thanks
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post #15 of 21 Old 02-14-2008, 01:58 PM
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Quote:
Originally Posted by Ted White View Post

Not the same thing. I was referring to covering the seams of the first (wall) layer of drywall with the second (wall) layer of drywall. That way there's no clear seam through both layers.

If you were not using clips you would stagger the joints exactly as you described for the wall / ceiling intersection. But with resilient clips this is not the case. The clip manufacturer requires the ceiling to be independent of the walls. A 1/4" gap is left around the perimeter of the ceiling to allow the ceiling to move up and down just as freely as possible. Like a piston. Now you can't just leave that big 1/4" gap all around so you fill with flexible sealant.

I've been looking for a diagram the last hour or so that shows what I'm trying to describe because I still think we are saying the same thing. Not having drawing tools or napkins to sketch this out at work let me try to better describe it.

First put up the first layer of wall drywall. Install the ceiling with a 1/4" gap between the the ceiling edge and the side of the wall drywall. Fill the seam with caulk. Now install the second wall drywall so that there is stall a 1/4" gap between the top edge and the ceiling. Fill the gap with caulk. Then install the last ceiling layer so that again the edge is 1/4 away from the wall layer and caulk. This should still allow the ceiling to float even though the edge seams are staggered.

Again, I could be completely wrong about this, but it's how I remember the diagram. I just wish i could find it...

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post #16 of 21 Old 02-14-2008, 02:02 PM
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Tankerman: You would not leave the gap since you have no clips. I might suggest you consider installing wood furring strip to the underside of the joists every 24". This isn't decoupling but it changes the spacing from 16" to 24" so the ceiling flexes just a bit. Cost about $24 for the room and makes a difference for you. You'd lose 3/4" of height.

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post #17 of 21 Old 02-14-2008, 02:03 PM
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Quote:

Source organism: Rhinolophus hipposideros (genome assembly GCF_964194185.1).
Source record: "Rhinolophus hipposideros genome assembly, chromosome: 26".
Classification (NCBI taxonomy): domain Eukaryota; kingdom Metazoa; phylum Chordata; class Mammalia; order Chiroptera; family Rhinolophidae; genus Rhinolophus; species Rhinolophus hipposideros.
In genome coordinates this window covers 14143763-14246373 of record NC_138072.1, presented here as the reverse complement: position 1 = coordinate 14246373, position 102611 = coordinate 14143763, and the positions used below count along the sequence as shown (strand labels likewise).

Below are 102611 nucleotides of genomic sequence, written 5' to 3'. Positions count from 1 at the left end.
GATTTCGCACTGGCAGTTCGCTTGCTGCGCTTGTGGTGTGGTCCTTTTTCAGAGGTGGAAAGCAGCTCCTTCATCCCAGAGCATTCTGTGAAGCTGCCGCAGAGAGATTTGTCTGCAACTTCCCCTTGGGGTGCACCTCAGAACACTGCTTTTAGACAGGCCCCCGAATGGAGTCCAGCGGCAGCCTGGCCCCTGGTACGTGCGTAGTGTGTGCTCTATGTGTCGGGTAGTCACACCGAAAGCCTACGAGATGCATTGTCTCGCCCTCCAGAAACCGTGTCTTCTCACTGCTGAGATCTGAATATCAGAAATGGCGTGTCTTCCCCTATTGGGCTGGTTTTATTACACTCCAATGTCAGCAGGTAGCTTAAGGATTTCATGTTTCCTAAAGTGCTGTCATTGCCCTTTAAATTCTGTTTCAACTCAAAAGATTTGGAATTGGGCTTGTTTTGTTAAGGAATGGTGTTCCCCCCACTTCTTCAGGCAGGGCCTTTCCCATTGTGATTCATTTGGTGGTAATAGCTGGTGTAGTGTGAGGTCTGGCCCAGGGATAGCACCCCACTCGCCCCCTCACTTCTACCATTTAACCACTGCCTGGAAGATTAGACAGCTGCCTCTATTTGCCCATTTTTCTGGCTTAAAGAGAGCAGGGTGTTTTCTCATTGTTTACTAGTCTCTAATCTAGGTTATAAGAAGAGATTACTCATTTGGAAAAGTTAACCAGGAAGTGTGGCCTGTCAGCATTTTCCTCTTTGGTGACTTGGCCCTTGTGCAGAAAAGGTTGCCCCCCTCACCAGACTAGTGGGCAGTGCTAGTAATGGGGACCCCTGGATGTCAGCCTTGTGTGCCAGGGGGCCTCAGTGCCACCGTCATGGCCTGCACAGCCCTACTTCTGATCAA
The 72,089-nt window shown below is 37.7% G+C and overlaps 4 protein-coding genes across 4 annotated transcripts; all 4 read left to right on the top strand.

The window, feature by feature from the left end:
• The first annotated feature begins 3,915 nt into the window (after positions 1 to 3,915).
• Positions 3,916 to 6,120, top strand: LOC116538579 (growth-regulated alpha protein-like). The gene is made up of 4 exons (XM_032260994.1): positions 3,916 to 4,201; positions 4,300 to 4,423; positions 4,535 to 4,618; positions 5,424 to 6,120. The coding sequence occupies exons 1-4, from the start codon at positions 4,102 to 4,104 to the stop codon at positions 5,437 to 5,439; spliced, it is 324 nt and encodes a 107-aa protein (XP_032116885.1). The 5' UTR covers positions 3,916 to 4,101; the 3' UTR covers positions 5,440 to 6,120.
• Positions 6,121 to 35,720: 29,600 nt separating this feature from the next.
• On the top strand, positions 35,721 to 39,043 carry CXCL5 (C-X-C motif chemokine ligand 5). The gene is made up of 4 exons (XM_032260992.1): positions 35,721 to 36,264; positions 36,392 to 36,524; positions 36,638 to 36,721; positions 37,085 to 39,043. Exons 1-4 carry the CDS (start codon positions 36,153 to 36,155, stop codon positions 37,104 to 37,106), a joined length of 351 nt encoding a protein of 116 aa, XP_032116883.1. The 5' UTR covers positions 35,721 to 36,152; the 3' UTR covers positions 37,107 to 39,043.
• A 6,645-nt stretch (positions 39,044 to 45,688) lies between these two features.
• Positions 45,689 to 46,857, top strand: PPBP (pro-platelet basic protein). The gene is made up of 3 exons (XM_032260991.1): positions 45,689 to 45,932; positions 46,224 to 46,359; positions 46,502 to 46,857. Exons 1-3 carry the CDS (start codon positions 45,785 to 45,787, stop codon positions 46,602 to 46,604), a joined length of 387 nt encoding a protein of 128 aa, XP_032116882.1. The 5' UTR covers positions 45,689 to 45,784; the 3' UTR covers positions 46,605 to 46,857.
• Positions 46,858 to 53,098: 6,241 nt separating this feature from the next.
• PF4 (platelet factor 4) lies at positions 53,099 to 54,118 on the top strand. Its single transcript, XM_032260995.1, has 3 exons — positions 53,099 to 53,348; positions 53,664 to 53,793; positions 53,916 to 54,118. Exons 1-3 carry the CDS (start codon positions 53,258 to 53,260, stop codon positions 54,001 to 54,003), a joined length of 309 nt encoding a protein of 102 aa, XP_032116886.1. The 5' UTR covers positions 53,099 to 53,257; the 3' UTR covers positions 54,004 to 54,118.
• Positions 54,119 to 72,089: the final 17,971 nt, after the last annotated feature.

Originally Posted by Ted White View Post

You would not leave the gap since you have no clips. I might suggest you consider installing wood furring strip to the underside of the joists every 24". This isn't decoupling but it changes the spacing from 16" to 24" so the ceiling flexes just a bit. Cost about $24 for the room and makes a difference for you. You'd lose 3/4" of height.

I was describing it with hat track/clips.

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post #18 of 21 Old 02-14-2008, 03:05 PM
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I understand what you're saying now. I just looked in the PAC clip installation guide. Just says leave 1/4" gap. I suspect that is asked, PAC and Kinetics would view that stair step intersection as too restrictive. That's my speculation. That's a lot of caulked intersections that would essentially wind up quite rigid.

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post #19 of 21 Old 02-14-2008, 03:44 PM
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That could be. I did finally find the thread. It was archived.

http://archive2.avsforum.com/avs-vb/...63#post9207263

and here is the photo...


You are right that it doesn't mention the use of hat track in that photo.

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post #20 of 21 Old 02-14-2008, 04:47 PM
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Great pic. That IS in fact the best way to seal corners otherwise.

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post #21 of 21 Old 02-14-2008, 08:39 PM - Thread Starter
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Quote:
Originally Posted by Guru View Post

I agree with Ted and that is how I did it. Did both layers of walls first. Hung ceiling with Kinetic ICW springs and left at least 1/4 inch from the ceiling to walls. Then filled it in with caulk. Works like a charm and can't tell at all that the ceiling and walls are not connected.

Were you able to screw the top of the walls to the top plate?

I fear my top plate is too tall, and will be below the ceiling...... unless you went all the way up the wall to the top plate, and made the ceiling below the top of the wall...

i.e.

II ( track and clips)
II ------------------- drywall
II--------------------drywall
II
II

(each I is 1 layer of wall drywall)

P